iPhone and iPad Tech News

Apple Lets Users Manage Their Own iPhone Batteries

Dave Parrack 18-01-2018

Apple plans to let users decide for themselves how to manage their iPhone’s battery usage. While details are currently thin on the ground, this will be accomplished by an iOS update dropping soon. Apple CEO Tim Cook revealed this in an interview mostly covering Apple’s tax affairs.


Apple Gets Caught Slowing Down Old iPhones

In December 2017 it was revealed that Apple has been slowing down old iPhones Apple Admits to Slowing Down Old iPhones Apple has confirmed what many people have suspected for a while... that it slows down old iPhones on purpose. However, this isn't for the reasons you might be assuming. Read More on purpose. Contrary to popular belief this wasn’t designed to force people to upgrade. Instead, Apple was trying to prevent older iPhones from shutting down when their aging batteries start struggling.

The mostly negative reaction to this revelation must have taken Apple by surprise. After all, it hadn’t tried to hide the update which introduced this feature. Several angry editorials and numerous threatened lawsuits later, and Apple has decided to give iPhone users a choice.

Tim Cook Promises to Right This Wrong

In an interview with ABC News, Cook said, “When we did put it out, we did say what it was, but I don’t think a lot of people were paying attention and maybe we should have been clearer as well. And so we deeply apologize for anybody that thinks we had some other kind of motivation.”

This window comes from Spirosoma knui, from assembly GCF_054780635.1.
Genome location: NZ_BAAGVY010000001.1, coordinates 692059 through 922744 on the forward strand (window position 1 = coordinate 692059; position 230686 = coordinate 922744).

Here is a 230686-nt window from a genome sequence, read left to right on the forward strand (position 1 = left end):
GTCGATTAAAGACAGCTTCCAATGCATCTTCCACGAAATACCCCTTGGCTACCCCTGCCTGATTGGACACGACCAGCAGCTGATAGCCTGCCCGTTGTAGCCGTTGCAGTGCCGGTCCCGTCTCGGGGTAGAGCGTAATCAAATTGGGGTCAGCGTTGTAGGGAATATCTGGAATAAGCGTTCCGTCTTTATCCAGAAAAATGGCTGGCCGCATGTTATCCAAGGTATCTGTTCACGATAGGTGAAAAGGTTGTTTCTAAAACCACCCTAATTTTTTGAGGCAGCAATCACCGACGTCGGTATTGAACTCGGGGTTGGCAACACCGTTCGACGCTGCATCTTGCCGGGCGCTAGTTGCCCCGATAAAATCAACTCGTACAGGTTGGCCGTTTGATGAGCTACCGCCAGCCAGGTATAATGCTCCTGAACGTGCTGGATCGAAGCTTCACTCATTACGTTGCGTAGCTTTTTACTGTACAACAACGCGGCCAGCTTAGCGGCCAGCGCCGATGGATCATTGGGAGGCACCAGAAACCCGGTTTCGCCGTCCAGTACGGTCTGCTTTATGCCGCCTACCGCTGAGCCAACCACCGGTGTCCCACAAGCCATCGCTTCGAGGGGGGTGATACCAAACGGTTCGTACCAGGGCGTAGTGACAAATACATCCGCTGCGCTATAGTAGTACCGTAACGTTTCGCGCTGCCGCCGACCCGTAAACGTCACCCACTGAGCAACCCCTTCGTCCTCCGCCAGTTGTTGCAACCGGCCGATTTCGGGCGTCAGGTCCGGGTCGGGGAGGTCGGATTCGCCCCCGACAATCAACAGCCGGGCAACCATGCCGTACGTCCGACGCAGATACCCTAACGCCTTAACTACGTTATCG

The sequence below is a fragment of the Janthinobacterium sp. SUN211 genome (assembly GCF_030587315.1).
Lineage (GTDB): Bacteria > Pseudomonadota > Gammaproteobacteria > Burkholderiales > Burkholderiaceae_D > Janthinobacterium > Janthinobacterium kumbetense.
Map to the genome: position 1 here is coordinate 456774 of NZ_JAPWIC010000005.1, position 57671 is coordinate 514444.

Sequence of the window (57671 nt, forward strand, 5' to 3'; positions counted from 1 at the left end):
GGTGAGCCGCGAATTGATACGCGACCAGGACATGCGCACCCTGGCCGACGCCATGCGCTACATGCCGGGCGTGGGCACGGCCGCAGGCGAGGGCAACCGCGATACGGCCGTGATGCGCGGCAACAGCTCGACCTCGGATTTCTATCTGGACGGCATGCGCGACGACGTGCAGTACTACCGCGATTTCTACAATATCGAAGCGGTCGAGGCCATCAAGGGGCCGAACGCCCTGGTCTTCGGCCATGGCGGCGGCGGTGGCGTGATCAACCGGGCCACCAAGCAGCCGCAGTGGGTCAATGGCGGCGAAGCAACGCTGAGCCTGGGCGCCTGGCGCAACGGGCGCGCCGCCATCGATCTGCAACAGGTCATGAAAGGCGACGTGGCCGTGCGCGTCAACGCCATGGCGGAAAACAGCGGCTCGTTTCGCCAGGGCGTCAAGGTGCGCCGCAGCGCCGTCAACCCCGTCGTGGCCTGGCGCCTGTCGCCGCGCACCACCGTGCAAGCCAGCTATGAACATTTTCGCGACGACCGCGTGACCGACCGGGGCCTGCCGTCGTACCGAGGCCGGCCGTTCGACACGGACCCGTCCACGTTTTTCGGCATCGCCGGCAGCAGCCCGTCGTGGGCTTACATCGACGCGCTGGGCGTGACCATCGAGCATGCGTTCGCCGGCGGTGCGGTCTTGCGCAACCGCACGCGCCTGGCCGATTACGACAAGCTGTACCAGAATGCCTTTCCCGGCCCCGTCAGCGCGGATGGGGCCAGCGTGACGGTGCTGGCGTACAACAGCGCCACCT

Cook then revealed an update was on the way to put the user back in control once more, stating, “We will tell somebody we’re slightly reducing, or we’re reducing your performance by some amount in order to not have an unexpected restart. If you don’t want it? You can turn it off.”

Apple Always Thinks It Knows Best

It’s clear Apple had its users in mind when it started slowing down old iPhones Apple Slows Down Old iPhones: How to Check Yours, and Everything Else You Need to Know Apple has finally confirmed what more and more people are thinking: It is deliberately slowing down the processors of older iPhones. Read on to find out the full story -- and whether you're affected. Read More . However, it messed up by not signposting the change clearly enough, and not letting each individual user decide for themselves. This update should make everything right again. Until next time.


Do you own one of the older iPhones affected by this battery issue? Will you be keeping it turned on to prevent shutdowns? Or will you turn it off and risk the occasional crash? Should Apple have been more transparent about all of this? Please let us know in the comments below!

Image Credit: Karlis Dambrans via Flickr

Related topics: Apple, Batteries, Battery Life, iPhone.

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  1. Brian
    January 22, 2018 at 12:11 am

    Since there were no “shutdowns” before the update, why should I expect there to be any once they give us the ability to “undo” the piece of crap update they put out in the first place?!

  2. Deezy
    January 20, 2018 at 2:39 pm

    Your headline is misleading in that it implies the present tense. Apple does not currently allow users to make the choice to not slow down older phones... except that they can choose to pay to replace the battery.